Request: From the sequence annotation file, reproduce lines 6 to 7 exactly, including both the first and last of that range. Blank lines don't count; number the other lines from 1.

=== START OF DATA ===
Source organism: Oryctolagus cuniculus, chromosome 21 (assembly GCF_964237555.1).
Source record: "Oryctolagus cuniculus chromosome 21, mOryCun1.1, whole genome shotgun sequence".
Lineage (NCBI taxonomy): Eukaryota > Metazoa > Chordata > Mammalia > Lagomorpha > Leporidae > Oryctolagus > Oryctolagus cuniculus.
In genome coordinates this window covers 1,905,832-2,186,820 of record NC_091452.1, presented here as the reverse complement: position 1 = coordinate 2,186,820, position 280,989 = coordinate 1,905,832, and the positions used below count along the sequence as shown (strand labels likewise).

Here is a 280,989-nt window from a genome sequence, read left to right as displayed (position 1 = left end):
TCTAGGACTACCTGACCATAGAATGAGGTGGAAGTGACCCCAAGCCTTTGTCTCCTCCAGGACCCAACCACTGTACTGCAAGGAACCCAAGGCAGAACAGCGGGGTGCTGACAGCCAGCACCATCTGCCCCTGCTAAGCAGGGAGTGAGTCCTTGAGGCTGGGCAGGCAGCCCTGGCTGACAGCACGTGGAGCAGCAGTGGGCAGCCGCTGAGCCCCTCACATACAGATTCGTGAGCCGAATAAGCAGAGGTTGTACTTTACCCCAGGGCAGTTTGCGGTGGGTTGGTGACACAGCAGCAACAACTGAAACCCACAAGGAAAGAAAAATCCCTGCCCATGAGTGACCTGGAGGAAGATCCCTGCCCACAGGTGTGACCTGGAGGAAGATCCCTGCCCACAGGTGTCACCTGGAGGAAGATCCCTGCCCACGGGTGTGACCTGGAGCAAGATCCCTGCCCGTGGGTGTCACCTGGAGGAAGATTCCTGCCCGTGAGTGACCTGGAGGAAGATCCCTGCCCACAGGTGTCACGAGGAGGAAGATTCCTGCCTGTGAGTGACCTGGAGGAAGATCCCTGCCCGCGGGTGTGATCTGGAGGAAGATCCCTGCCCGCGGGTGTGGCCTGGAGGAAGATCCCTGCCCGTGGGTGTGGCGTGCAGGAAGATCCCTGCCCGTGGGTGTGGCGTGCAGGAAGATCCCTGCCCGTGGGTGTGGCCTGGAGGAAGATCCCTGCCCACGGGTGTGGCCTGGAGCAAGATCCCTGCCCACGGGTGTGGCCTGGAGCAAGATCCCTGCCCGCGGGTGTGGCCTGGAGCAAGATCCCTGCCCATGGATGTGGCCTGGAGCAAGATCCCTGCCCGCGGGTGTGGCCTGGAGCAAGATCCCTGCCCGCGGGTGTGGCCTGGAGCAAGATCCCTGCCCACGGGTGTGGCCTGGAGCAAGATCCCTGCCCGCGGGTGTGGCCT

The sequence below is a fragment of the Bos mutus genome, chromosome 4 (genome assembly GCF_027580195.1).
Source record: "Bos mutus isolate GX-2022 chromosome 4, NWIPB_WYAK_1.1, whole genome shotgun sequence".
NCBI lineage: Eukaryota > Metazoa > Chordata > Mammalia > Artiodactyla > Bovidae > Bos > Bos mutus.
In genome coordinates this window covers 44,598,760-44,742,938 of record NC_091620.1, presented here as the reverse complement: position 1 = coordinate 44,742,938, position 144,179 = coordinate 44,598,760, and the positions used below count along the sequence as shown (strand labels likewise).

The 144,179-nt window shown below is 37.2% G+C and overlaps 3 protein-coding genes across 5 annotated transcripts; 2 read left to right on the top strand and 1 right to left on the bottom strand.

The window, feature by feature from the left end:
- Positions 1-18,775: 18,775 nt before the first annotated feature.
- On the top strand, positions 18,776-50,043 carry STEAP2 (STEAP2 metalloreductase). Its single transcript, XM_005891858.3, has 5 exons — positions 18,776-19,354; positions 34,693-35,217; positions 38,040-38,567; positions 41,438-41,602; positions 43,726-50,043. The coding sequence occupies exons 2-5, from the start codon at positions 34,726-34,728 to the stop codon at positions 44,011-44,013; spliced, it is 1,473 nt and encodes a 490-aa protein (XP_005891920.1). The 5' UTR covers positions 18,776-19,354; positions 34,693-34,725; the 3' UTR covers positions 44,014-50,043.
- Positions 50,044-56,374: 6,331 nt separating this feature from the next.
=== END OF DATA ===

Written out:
TCTAGGACTACCTGACCATAGAATGAGGTGGAAGTGACCCCAAGCCTTTGTCTCCTCCAGGACCCAACCACTGTACTGCAAGGAACCCAAGGCAGAACAGCGGGGTGCTGACAGCCAGCACCATCTGCCCCTGCTAAGCAGGGAGTGAGTCCTTGAGGCTGGGCAGGCAGCCCTGGCTGACAGCACGTGGAGCAGCAGTGGGCAGCCGCTGAGCCCCTCACATACAGATTCGTGAGCCGAATAAGCAGAGGTTGTACTTTACCCCAGGGCAGTTTGCGGTGGGTTGGTGACACAGCAGCAACAACTGAAACCCACAAGGAAAGAAAAATCCCTGCCCATGAGTGACCTGGAGGAAGATCCCTGCCCACAGGTGTGACCTGGAGGAAGATCCCTGCCCACAGGTGTCACCTGGAGGAAGATCCCTGCCCACGGGTGTGACCTGGAGCAAGATCCCTGCCCGTGGGTGTCACCTGGAGGAAGATTCCTGCCCGTGAGTGACCTGGAGGAAGATCCCTGCCCACAGGTGTCACGAGGAGGAAGATTCCTGCCTGTGAGTGACCTGGAGGAAGATCCCTGCCCGCGGGTGTGATCTGGAGGAAGATCCCTGCCCGCGGGTGTGGCCTGGAGGAAGATCCCTGCCCGTGGGTGTGGCGTGCAGGAAGATCCCTGCCCGTGGGTGTGGCGTGCAGGAAGATCCCTGCCCGTGGGTGTGGCCTGGAGGAAGATCCCTGCCCACGGGTGTGGCCTGGAGCAAGATCCCTGCCCACGGGTGTGGCCTGGAGCAAGATCCCTGCCCGCGGGTGTGGCCTGGAGCAAGATCCCTGCCCATGGATGTGGCCTGGAGCAAGATCCCTGCCCGCGGGTGTGGCCTGGAGCAAGATCCCTGCCCGCGGGTGTGGCCTGGAGCAAGATCCCTGCCCACGGGTGTGGCCTGGAGCAAGATCCCTGCCCGCGGGTGTGGCCT

The sequence below is a fragment of the Bos mutus genome, chromosome 4 (genome assembly GCF_027580195.1).